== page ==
On appeal, defendant raises the following argument for our consideration:
THE COURT BELOW ERRED IN DENYING DEFENDANT'S MOTION TO CORRECT THE ILLEGAL SENTENCE.
A: Defendant's application to correct an illegal sentence was not time-barred.
B: The court below failed to address defendant's principal issue that his sentence is illegal.
A motion to correct a sentence not authorized by law may be made at any time. R. 3:21-10(b)(5). The failure to merge convictions when appropriate results in an illegal sentence for which there is no time limit. State v. Romero, 191 N.J. 59, 80 (2007). Although defendant's motion incorrectly referred to R. 3:22-12, he was clearly filing a motion to correct an illegal sentence. This motion was not time-barred.
We first observe that "[a]t its core, merger's substantial purpose 'is to avoid double punishment for a single wrongdoing.'" Ibid. (quoting State v. Diaz, 144 N.J. 628, 637 (1996)). See also State v. Miller, 108 N.J. 112, 116 (1987) (merger stems from the well-established principle that an accused who has committed only one offense "may not be punished as if for two"). "Merger implicates a defendant's substantive constitutional rights." State v. Cole, 120 N.J. 321, 325 (1990).
N.J.S.A. 2C:1-8 provides for merger of offenses to avoid impermissible multiple convictions for the same conduct and sets forth a series of factors to guide a court in determining whether to bar multiple convictions for conduct that constitutes more than one offense. In particular, N.J.S.A. 2C:1-8d calls for merger when one offense is established by proof of the same or less than all the facts required to establish the commission of another offense charged. See State v. Mirault, 92 N.J. 492, 502-03 (1983).
Here, defendant argues that the trial judge should have merged his conviction for first-degree armed robbery with first-degree carjacking as the same facts were used to prove both offenses. N.J.S.A. 2C:1-8d. According to defendant, the merger would result in a lower sentence because the Graves Act did not include carjacking as an offense on which an extended term can be imposed. N.J.S.A. 2C:43-6c. The State concedes that defendant "may be correct as to his claims on the issue of merger" but argues that the extended term for the armed robbery conviction is still appropriate since, when crimes are merged with each other, the more severe aspect of each charge survives the merger. State v. Dillihay, 127 N.J. 42, 54-55 (1992).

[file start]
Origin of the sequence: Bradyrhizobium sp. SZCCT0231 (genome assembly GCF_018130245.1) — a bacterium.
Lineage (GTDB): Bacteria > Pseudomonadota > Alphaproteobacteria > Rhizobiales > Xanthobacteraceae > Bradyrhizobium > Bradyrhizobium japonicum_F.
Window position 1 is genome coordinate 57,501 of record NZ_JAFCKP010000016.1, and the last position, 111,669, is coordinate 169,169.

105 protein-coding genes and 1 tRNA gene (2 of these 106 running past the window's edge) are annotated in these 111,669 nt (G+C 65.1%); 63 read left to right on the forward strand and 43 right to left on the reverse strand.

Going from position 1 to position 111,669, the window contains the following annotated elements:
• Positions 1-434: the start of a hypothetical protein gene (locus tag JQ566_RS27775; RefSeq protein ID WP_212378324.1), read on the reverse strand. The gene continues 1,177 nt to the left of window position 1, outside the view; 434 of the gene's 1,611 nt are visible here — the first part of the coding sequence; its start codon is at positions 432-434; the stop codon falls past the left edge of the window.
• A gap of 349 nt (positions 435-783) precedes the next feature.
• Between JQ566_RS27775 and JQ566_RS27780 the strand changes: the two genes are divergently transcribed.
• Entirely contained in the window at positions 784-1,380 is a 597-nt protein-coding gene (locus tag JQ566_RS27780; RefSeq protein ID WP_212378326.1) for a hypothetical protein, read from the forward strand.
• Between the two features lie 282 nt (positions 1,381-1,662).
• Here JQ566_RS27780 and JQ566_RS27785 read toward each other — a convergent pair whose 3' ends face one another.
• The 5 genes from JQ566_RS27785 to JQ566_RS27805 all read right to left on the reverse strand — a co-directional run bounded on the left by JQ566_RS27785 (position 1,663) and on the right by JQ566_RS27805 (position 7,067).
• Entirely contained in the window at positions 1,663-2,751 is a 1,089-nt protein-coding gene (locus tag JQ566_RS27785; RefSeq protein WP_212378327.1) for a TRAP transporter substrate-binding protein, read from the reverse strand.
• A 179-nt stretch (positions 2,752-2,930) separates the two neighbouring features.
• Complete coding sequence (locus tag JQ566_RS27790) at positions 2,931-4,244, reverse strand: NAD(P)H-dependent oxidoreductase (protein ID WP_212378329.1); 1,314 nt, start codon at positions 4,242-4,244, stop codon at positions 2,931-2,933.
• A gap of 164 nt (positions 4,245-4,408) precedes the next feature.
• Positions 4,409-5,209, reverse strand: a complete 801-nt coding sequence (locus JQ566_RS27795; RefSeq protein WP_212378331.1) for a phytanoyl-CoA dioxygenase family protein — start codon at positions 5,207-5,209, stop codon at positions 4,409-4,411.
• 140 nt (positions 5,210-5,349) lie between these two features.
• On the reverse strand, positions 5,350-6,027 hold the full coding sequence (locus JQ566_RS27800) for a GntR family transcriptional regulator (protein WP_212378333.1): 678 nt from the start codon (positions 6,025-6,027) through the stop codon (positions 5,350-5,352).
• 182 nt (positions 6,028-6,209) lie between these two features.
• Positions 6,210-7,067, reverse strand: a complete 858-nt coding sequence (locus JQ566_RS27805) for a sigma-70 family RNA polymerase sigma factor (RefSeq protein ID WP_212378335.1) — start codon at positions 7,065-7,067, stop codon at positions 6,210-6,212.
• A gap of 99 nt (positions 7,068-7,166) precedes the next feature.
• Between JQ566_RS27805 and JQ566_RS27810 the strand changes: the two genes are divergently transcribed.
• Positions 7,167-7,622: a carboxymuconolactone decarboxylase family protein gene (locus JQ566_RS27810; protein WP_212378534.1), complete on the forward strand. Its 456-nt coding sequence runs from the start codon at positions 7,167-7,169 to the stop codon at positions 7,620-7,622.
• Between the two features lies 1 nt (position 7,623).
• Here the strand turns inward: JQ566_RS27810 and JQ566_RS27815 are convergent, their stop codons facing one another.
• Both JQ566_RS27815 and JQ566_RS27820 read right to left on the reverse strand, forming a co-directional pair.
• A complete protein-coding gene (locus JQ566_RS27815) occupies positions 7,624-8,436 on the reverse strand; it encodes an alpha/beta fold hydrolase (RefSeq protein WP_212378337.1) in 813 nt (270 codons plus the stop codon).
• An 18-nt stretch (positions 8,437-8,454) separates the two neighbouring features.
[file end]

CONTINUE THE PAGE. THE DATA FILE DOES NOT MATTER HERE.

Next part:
Because merger has Sixth Amendment constitutional implications, Cole, supra, 120 N.J. at 325, the first determination must be whether the convictions merged under the facts of this case. The trial judge decided defendant's pro se petition without ascertaining the State's position concerning merger or addressing defendant's arguments. We appreciate that, due to the vagueness of defendant's pro se motion, the judge was hard-pressed to understand the basis for defendant's illegal sentence claim. However, the judge made no inquiry to clarify the motion. Hence, the judge did not consider defendant's specific claim of sentence illegality based upon the failure to merge the armed robbery and the carjacking.
Consequently, we are constrained to reverse and remand the matter to the trial judge to determine, after ascertaining the State's position, whether the two convictions should have merged. If the trial judge determines that the two convictions should merge with each other, then defendant must be resentenced. We do not retain jurisdiction.